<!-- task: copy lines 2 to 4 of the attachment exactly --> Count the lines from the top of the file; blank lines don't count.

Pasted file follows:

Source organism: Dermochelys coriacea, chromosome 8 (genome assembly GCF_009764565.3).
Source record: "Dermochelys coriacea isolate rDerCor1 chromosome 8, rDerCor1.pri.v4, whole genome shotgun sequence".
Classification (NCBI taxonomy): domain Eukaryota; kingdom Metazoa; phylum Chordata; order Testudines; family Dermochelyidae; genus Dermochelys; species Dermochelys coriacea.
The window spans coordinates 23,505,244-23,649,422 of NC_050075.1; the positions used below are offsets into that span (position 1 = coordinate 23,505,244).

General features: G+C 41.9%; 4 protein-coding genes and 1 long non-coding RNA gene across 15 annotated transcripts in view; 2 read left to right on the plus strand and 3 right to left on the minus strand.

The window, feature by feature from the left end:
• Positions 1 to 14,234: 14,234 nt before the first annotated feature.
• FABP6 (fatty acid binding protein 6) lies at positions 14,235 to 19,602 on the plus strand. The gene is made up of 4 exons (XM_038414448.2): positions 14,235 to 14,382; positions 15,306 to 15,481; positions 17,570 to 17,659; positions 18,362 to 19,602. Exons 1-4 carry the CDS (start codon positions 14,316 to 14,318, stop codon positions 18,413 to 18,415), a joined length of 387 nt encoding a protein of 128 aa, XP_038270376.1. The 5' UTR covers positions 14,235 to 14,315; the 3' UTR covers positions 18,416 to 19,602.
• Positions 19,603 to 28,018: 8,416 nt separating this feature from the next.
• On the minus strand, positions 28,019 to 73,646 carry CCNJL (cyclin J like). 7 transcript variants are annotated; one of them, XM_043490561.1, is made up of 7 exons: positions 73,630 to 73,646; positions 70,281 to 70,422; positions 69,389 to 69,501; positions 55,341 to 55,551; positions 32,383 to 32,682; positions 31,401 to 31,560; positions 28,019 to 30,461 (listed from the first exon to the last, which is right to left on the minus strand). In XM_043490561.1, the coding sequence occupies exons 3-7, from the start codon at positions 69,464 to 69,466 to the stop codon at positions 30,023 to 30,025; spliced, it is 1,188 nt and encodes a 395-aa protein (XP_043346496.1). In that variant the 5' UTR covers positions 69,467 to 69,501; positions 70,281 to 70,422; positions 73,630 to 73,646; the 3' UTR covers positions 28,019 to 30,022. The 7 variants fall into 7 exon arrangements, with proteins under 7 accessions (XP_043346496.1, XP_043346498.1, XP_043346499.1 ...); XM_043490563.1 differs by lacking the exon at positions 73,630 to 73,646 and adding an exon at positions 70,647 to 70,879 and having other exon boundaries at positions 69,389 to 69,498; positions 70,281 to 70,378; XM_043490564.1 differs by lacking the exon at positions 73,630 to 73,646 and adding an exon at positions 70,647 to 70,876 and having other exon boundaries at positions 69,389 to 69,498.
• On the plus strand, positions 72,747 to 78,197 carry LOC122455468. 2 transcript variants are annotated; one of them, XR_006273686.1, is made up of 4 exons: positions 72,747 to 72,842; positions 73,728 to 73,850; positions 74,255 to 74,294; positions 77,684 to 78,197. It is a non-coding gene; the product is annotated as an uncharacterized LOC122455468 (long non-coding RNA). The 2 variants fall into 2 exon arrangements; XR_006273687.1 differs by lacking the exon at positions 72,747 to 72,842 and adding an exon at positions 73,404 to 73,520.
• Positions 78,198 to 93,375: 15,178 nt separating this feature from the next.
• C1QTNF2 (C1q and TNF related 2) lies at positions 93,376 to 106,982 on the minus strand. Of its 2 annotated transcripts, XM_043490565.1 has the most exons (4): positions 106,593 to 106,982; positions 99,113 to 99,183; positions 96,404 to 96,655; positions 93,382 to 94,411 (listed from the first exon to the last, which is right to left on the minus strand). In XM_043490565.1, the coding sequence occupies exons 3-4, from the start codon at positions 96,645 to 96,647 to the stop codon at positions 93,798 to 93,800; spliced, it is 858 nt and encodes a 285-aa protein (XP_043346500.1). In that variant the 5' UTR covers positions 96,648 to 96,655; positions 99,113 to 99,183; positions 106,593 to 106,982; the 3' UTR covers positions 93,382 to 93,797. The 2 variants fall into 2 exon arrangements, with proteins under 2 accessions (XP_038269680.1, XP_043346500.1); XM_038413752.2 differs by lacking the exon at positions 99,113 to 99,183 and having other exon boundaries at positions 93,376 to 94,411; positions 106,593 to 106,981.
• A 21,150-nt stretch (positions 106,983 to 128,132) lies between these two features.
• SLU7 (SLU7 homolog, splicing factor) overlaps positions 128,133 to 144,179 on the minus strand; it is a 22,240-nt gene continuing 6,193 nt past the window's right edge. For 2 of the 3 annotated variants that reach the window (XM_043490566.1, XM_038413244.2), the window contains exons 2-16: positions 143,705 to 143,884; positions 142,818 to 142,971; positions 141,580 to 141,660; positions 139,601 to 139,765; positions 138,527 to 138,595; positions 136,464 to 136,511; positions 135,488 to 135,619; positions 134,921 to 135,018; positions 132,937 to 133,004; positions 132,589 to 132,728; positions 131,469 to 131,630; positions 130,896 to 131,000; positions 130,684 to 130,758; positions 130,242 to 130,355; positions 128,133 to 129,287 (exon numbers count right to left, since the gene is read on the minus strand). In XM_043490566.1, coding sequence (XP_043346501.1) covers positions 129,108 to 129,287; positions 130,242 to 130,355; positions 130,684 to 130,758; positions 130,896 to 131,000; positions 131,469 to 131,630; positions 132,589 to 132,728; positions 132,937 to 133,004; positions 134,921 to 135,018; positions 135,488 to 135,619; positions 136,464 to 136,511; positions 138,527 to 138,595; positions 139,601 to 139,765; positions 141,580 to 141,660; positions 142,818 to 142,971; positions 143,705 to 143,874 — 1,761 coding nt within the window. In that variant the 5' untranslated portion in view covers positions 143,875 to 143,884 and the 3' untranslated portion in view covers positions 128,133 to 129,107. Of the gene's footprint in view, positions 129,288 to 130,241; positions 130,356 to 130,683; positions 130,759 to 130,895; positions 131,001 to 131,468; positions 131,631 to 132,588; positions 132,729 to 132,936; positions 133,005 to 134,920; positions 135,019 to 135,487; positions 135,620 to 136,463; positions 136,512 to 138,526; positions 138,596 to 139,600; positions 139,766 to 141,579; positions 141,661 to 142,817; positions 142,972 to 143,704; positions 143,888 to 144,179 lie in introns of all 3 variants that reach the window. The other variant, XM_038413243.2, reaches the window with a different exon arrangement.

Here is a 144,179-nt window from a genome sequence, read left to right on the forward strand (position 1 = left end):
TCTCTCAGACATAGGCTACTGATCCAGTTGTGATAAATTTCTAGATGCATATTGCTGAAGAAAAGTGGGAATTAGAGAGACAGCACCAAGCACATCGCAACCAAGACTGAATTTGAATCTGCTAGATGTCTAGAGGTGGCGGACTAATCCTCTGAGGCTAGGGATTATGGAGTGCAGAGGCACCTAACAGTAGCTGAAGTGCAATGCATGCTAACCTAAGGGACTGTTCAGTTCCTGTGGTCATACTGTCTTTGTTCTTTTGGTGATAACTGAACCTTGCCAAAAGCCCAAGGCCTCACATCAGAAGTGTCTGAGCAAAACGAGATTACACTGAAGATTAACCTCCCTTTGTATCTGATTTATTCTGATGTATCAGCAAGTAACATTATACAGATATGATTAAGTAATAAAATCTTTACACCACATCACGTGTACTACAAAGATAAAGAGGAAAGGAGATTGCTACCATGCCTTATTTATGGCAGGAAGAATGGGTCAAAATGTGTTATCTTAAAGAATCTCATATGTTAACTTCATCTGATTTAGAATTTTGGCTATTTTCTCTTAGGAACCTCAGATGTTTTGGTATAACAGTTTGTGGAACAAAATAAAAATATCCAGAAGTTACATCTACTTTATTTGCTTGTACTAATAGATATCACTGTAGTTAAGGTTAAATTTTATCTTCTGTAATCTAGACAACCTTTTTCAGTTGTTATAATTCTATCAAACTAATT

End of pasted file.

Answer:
Source record: "Dermochelys coriacea isolate rDerCor1 chromosome 8, rDerCor1.pri.v4, whole genome shotgun sequence".
Classification (NCBI taxonomy): domain Eukaryota; kingdom Metazoa; phylum Chordata; order Testudines; family Dermochelyidae; genus Dermochelys; species Dermochelys coriacea.
The window spans coordinates 23,505,244-23,649,422 of NC_050075.1; the positions used below are offsets into that span (position 1 = coordinate 23,505,244).